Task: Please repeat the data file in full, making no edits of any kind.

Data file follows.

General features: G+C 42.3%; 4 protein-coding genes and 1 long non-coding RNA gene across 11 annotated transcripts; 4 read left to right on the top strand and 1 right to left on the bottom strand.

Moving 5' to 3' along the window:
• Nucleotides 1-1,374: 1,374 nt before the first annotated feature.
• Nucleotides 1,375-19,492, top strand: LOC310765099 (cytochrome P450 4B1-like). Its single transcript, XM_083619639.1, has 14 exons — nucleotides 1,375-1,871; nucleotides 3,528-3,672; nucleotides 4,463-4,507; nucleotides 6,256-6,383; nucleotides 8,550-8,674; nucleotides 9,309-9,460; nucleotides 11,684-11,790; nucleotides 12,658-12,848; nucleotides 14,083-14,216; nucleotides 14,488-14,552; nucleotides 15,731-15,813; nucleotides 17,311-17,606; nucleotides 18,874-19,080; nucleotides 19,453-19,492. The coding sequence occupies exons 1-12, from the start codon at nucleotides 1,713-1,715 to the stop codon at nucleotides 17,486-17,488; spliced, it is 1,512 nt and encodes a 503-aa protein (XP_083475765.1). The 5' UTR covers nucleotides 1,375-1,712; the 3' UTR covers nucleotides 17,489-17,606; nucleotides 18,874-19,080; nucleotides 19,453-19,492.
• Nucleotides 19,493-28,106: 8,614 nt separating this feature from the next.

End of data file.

General features: G+C 42.3%; 4 protein-coding genes and 1 long non-coding RNA gene across 11 annotated transcripts; 4 read left to right on the top strand and 1 right to left on the bottom strand.

Moving 5' to 3' along the window:
• Nucleotides 1-1,374: 1,374 nt before the first annotated feature.
• Nucleotides 1,375-19,492, top strand: LOC310765099 (cytochrome P450 4B1-like). Its single transcript, XM_083619639.1, has 14 exons — nucleotides 1,375-1,871; nucleotides 3,528-3,672; nucleotides 4,463-4,507; nucleotides 6,256-6,383; nucleotides 8,550-8,674; nucleotides 9,309-9,460; nucleotides 11,684-11,790; nucleotides 12,658-12,848; nucleotides 14,083-14,216; nucleotides 14,488-14,552; nucleotides 15,731-15,813; nucleotides 17,311-17,606; nucleotides 18,874-19,080; nucleotides 19,453-19,492. The coding sequence occupies exons 1-12, from the start codon at nucleotides 1,713-1,715 to the stop codon at nucleotides 17,486-17,488; spliced, it is 1,512 nt and encodes a 503-aa protein (XP_083475765.1). The 5' UTR covers nucleotides 1,375-1,712; the 3' UTR covers nucleotides 17,489-17,606; nucleotides 18,874-19,080; nucleotides 19,453-19,492.
• Nucleotides 19,493-28,106: 8,614 nt separating this feature from the next.